By Jennifer Pierce, NEWS 9
OKLAHOMA CITY - A few weeks ago, NEWS 9's Jennifer Pierce sat down with the two candidates running for the Oklahoma U.S. Senate seat.
In this final week, Republican incumbent Jim Inhofe and Democratic challenger Andrew Rice share their thoughts about education.
The publication "Education Week" gave Oklahoma public schools a ‘C' in educational achievement in 2007.
One of the U.S Senate candidates believes part of the problem stems from the No Child Left Behind Act, a federal law aimed at improving public schools performances.
"This was a theoretical idea of what they thought could work, could work in some districts, they applied it to the country and didn't fund it, so that's been a real disappointment," Rice said.
Republican Jim Inhofe agrees the best solutions to education don't always come from government.
"Let's don't assume like what we're hearing from Obama and most of the democrats that are running for office that government needs to come in and have the solution to education from Washington D.C.," Inhofe said.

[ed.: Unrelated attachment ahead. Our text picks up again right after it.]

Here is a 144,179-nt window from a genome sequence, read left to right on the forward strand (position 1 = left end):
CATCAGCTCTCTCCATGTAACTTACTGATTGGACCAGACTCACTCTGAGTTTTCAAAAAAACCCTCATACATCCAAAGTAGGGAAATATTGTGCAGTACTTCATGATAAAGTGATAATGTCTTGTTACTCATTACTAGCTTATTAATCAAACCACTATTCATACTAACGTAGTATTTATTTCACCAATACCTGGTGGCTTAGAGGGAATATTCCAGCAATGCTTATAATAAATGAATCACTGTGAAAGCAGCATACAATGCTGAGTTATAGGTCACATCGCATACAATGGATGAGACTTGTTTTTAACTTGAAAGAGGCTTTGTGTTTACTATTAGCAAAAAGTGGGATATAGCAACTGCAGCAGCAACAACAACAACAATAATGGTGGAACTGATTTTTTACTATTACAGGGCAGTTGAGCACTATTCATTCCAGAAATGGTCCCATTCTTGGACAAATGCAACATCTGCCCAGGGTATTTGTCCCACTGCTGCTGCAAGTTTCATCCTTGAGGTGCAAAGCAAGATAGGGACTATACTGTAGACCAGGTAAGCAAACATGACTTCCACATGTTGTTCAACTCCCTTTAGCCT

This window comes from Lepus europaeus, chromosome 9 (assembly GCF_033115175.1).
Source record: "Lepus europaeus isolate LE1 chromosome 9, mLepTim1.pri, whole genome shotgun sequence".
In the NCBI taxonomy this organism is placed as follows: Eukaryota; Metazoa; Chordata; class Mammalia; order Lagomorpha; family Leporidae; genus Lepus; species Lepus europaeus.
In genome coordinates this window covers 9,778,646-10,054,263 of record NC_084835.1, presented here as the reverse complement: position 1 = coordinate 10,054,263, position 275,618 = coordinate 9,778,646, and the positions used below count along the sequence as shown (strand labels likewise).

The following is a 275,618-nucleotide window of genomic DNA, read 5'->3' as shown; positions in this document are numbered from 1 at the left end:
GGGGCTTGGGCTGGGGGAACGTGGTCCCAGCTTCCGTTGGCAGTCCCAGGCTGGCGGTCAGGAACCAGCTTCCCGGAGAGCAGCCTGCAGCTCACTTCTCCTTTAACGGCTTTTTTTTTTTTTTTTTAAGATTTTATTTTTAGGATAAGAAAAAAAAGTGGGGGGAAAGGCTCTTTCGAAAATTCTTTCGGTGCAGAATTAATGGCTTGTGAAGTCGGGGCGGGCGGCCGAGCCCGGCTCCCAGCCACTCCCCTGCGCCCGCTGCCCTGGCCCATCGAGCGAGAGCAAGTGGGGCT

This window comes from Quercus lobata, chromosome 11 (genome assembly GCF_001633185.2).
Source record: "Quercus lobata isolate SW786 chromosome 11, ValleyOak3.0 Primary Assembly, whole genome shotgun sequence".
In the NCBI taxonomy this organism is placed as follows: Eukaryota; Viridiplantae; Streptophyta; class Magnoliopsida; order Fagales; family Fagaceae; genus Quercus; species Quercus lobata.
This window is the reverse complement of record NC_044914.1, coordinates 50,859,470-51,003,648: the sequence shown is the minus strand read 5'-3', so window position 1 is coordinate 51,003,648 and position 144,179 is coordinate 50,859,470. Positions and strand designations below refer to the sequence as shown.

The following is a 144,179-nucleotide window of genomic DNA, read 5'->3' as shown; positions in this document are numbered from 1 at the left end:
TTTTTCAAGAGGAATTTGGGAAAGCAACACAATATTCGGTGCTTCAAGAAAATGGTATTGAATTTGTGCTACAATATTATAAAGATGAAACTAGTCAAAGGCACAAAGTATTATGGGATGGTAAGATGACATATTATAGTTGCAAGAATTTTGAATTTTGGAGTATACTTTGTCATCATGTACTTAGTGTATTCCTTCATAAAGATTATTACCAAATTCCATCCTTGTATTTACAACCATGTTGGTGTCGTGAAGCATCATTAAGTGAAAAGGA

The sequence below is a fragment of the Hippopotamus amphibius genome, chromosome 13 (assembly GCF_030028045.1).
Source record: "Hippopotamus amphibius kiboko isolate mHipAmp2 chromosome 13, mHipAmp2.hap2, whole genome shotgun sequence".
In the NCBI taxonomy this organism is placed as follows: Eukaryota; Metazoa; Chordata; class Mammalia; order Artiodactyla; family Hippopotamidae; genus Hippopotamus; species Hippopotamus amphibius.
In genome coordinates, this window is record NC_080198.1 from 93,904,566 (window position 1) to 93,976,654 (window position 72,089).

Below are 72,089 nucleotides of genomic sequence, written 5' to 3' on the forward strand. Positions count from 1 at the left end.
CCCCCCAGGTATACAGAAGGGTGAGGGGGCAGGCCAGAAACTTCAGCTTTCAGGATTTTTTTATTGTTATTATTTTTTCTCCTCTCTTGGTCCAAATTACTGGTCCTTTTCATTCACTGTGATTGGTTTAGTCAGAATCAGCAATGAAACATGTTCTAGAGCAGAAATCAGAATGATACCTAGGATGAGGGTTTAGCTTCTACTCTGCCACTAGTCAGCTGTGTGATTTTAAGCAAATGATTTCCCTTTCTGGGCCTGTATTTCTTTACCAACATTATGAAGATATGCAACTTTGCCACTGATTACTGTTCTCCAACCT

Inhofe focused on the nation's universities during his NEWS 9 interview. To compete with the world, Inhofe would like to see more college students graduating with engineering and science degrees.
"I think the universities, the education system, not government should recognize that and start training more for the market as opposed to training for where they might be able to enhance their coffers a little bit more," Inhofe said.
But in this credit crunch, it's harder for college students to get the loans they need to stay in school. If elected into office, Rice said he would seek solutions to the problem.
"I would support, once we get our economy on track and get our budget in better fiscal health, to work towards having good student loans and higher amounts of Pell Grants to enable them to go to college," Rice said.
To watch the full sit-down interviews, click on the video links to the right.